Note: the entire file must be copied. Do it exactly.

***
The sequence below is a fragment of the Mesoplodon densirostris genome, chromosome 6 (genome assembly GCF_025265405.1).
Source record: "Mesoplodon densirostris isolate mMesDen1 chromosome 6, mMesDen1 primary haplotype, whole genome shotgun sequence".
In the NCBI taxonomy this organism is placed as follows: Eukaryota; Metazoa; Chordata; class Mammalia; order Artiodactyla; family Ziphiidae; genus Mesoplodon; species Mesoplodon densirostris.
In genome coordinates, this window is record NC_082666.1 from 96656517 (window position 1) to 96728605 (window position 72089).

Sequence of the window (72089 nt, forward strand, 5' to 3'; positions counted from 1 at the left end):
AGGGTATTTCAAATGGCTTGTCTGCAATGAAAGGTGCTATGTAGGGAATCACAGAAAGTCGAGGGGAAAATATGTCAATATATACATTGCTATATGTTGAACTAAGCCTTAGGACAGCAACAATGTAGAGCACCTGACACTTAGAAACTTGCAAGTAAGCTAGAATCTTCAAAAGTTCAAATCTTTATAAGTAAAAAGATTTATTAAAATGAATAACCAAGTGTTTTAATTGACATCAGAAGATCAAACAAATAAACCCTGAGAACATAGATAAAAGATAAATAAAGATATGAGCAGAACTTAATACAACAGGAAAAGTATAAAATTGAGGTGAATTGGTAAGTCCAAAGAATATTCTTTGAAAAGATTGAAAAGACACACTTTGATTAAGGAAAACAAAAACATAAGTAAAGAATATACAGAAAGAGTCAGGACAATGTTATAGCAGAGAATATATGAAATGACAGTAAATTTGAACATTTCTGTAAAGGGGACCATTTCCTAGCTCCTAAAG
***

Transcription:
The sequence below is a fragment of the Mesoplodon densirostris genome, chromosome 6 (genome assembly GCF_025265405.1).
Source record: "Mesoplodon densirostris isolate mMesDen1 chromosome 6, mMesDen1 primary haplotype, whole genome shotgun sequence".
In the NCBI taxonomy this organism is placed as follows: Eukaryota; Metazoa; Chordata; class Mammalia; order Artiodactyla; family Ziphiidae; genus Mesoplodon; species Mesoplodon densirostris.
In genome coordinates, this window is record NC_082666.1 from 96656517 (window position 1) to 96728605 (window position 72089).

Sequence of the window (72089 nt, forward strand, 5' to 3'; positions counted from 1 at the left end):
AGGGTATTTCAAATGGCTTGTCTGCAATGAAAGGTGCTATGTAGGGAATCACAGAAAGTCGAGGGGAAAATATGTCAATATATACATTGCTATATGTTGAACTAAGCCTTAGGACAGCAACAATGTAGAGCACCTGACACTTAGAAACTTGCAAGTAAGCTAGAATCTTCAAAAGTTCAAATCTTTATAAGTAAAAAGATTTATTAAAATGAATAACCAAGTGTTTTAATTGACATCAGAAGATCAAACAAATAAACCCTGAGAACATAGATAAAAGATAAATAAAGATATGAGCAGAACTTAATACAACAGGAAAAGTATAAAATTGAGGTGAATTGGTAAGTCCAAAGAATATTCTTTGAAAAGATTGAAAAGACACACTTTGATTAAGGAAAACAAAAACATAAGTAAAGAATATACAGAAAGAGTCAGGACAATGTTATAGCAGAGAATATATGAAATGACAGTAAATTTGAACATTTCTGTAAAGGGGACCATTTCCTAGCTCCTAAAG